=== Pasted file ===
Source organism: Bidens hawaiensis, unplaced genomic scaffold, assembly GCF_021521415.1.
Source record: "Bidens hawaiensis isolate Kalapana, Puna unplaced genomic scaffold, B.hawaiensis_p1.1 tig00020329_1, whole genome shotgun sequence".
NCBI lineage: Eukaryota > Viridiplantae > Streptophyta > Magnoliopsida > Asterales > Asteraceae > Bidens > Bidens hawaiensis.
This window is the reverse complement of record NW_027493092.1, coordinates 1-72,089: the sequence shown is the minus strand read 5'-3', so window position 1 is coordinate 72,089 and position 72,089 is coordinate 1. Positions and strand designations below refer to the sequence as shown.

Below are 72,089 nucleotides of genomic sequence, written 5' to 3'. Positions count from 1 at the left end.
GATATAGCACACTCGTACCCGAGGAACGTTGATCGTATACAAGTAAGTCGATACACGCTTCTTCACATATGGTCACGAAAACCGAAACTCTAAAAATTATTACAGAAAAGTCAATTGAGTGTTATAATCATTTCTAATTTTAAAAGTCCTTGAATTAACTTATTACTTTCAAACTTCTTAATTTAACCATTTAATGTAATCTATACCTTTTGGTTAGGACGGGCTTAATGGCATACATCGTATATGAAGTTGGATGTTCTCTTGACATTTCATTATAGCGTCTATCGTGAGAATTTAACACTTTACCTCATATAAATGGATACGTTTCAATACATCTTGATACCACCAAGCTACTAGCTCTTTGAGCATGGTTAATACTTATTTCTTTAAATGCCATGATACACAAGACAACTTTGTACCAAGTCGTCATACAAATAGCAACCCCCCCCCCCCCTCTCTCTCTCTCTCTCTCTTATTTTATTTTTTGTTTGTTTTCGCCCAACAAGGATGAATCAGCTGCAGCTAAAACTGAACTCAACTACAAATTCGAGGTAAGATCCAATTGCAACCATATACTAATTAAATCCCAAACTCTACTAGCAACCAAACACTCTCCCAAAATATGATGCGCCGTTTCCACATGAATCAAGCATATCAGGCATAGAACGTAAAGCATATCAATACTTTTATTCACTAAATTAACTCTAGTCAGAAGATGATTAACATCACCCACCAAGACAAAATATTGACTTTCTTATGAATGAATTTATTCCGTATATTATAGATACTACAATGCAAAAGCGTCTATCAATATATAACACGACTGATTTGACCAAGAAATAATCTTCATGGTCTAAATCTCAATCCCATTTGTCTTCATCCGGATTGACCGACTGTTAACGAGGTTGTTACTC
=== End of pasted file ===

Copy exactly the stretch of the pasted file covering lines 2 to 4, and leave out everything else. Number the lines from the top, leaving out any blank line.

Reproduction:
Source record: "Bidens hawaiensis isolate Kalapana, Puna unplaced genomic scaffold, B.hawaiensis_p1.1 tig00020329_1, whole genome shotgun sequence".
NCBI lineage: Eukaryota > Viridiplantae > Streptophyta > Magnoliopsida > Asterales > Asteraceae > Bidens > Bidens hawaiensis.
This window is the reverse complement of record NW_027493092.1, coordinates 1-72,089: the sequence shown is the minus strand read 5'-3', so window position 1 is coordinate 72,089 and position 72,089 is coordinate 1. Positions and strand designations below refer to the sequence as shown.